In a dismal season for Arsenal, one of the few bright spots fans have had to hang on to has been the progress of their young players.
Bukayo Saka really resisted, but perhaps the name that surprised some is Emile Smith Rowe, whose introduction from the side coincided with a massive resumption of form from the Gunners.
A group of people who were not at all shocked by the 20-year-old’s rise to Mikel Arteta’s first team this campaign were those who worked with him in Huddersfield Town.
Smith Rowe had a successful loan spell with the Terriers in 2019/20 and, speaking this week, his then manager, Danny Cowley, revealed the specific conditions he and his coaching staff needed to meet to secure the temporary signature of Hale Ender.
“We first watched Emile play for Arsenal’s Under-23s at Boreham Wood and followed his progress,” Cowley – who now manages Portsmouth – told Portsmouth News.
“In Huddersfield our then football manager Dave Webb was a friend of the family so we got in. We then met mum and dad, who are teachers, and we established a connection there.
“Emile had had a really disappointing time at Leipzig, who paid around £ 2million for the loan, and then got injured in the first two weeks. He was young and alone in Germany.
“The way Leipzig play is a very pressing game, extremely different from the way Arsenal play. As a result, they broke it pretty early on.
“It meant we were working very hard with Arsenal to take care of him. We put in a tremendous amount of work to make this transition as smooth as possible – meaning we had him at our disposal for most of the season. .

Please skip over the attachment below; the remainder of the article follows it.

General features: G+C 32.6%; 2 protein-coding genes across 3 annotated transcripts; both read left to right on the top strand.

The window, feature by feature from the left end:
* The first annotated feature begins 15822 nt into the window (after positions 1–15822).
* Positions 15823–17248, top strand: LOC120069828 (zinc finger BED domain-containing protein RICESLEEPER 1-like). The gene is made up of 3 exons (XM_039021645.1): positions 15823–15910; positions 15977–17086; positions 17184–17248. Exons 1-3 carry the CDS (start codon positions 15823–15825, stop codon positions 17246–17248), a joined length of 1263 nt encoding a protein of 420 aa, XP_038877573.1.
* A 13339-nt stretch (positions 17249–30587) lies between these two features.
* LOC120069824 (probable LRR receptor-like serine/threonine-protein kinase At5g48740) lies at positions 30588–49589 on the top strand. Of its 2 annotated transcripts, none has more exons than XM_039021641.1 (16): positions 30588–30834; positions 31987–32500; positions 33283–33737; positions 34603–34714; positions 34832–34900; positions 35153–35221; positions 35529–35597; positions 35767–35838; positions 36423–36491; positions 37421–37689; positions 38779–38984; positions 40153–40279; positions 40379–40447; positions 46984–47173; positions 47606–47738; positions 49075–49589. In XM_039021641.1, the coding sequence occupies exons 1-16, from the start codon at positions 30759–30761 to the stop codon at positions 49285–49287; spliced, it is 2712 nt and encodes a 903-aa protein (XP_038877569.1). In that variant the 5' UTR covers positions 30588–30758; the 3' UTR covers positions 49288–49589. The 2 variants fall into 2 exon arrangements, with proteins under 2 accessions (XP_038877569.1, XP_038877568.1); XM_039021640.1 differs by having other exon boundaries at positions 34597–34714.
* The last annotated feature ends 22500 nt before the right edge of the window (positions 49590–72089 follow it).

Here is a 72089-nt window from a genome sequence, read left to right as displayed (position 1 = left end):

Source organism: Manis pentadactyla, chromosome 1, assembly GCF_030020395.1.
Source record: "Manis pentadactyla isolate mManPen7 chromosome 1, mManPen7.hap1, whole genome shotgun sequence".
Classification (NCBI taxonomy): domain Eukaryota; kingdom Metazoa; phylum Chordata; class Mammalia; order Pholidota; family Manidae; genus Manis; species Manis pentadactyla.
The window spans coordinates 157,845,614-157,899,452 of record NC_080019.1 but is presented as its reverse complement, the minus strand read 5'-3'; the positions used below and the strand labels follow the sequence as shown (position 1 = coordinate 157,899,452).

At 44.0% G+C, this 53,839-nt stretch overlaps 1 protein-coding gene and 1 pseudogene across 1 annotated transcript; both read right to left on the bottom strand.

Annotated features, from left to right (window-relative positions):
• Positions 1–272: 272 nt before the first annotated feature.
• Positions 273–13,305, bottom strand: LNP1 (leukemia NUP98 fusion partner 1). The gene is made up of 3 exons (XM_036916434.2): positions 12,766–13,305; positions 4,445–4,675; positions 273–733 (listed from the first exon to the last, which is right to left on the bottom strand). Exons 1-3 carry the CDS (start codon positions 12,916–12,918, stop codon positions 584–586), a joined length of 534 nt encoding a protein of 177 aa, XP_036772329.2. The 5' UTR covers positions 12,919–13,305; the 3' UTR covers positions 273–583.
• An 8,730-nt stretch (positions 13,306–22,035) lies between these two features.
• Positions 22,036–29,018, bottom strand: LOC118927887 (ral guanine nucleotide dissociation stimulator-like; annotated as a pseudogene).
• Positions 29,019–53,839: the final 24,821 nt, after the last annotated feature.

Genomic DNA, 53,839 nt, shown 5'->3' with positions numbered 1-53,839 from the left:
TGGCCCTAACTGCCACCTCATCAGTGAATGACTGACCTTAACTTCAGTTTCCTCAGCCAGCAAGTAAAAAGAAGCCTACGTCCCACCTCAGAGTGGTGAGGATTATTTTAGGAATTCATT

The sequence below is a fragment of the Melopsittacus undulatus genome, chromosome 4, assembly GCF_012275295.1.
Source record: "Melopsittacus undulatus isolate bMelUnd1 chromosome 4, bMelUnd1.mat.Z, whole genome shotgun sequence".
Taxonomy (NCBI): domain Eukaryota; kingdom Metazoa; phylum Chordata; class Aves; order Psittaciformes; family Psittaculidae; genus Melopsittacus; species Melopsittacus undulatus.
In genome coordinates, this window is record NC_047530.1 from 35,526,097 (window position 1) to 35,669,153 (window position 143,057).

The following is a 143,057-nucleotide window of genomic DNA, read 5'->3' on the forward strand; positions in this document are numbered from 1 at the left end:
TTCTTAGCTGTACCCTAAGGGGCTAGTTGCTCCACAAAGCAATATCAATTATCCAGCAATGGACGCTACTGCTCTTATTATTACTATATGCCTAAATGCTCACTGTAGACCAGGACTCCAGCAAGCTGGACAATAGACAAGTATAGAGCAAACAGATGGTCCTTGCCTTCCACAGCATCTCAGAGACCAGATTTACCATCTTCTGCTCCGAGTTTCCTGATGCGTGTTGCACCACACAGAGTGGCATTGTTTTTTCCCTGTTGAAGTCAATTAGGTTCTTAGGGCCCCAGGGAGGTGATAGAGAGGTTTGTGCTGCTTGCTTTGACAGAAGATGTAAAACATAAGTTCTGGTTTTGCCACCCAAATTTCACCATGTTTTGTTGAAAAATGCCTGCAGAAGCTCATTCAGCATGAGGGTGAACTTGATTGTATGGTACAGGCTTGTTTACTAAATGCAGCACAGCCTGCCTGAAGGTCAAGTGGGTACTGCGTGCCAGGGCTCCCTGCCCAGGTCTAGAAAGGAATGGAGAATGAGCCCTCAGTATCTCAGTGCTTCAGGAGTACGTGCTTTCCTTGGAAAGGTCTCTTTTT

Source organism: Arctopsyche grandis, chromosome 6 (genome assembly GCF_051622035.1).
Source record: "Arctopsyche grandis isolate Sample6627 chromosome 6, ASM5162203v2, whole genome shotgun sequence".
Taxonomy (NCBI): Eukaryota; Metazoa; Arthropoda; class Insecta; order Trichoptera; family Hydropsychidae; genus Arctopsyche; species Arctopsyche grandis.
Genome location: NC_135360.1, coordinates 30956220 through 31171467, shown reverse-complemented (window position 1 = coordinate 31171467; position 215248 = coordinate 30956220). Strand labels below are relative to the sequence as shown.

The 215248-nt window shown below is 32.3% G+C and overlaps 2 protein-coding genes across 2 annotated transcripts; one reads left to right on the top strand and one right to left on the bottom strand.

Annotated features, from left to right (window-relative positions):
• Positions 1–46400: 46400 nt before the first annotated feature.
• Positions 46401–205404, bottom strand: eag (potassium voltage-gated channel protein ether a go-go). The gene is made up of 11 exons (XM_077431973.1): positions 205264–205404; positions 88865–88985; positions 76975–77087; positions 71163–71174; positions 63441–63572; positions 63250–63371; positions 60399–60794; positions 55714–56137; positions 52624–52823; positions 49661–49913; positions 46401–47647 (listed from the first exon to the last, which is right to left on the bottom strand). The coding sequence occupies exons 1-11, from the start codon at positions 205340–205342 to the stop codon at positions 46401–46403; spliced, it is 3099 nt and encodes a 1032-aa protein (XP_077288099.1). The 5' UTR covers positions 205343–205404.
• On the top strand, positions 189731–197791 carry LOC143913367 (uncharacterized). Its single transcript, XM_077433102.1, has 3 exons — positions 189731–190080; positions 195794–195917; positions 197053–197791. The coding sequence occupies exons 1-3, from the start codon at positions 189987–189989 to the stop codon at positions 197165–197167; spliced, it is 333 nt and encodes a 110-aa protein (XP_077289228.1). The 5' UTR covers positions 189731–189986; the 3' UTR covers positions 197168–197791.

“At that time, however, Emile was not able to physically play 90 minutes on Saturday-Tuesday-Saturday, so we agreed with Arsenal that we would manage his minutes. I had to take him off at 60 minutes and the crowd would murder me! “
This tailor-made use of the loan system represents a stark contrast to the way Arsenal handled the development of their youngsters as they wanted to get playing time at the senior level.
Perhaps the most egregious example of the Gunners ‘lax approach to finding the right destination for their young talent is the decision to send Serge Gnabry on loan to Tony Pulis’ West Brom in the 2015/16 season.
Unsurprisingly, the German didn’t stylistically match what Pulis was trying to do to the Hawthorns and only managed one appearance in six months.
Having seen the value of their Hale End academy, the way Arsenal began to use the loan market to their advantage has changed dramatically.
Ben Knapper was appointed the club’s very first loan officer in January 2019 and is tasked with ensuring the Gunners’ talents get the most out of their time away from the club.
Talk to football.london Earlier this year, young center-back Mark McGuinness, who spent last season on loan at Ipswich, revealed he was in regular contact with Knapper to check on his progress.
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After seeing this much more thoughtful approach to youth development working elsewhere to prepare Smith Rowe for the first team, there is now a lot of excitement around the club for what could come next.
Joe Willock obviously made the headlines in his time with Newcastle, but Harry Clarke, Daniel Ballard and Zech Medley have all had some good times away from the club that will either make them useful assets for the senior squad or players whose the value could increase if they are to be sold on the transfer market.
While not all loans went as planned, Arsenal’s change of direction with regard to the system has already paid off and is expected to do so for years to come.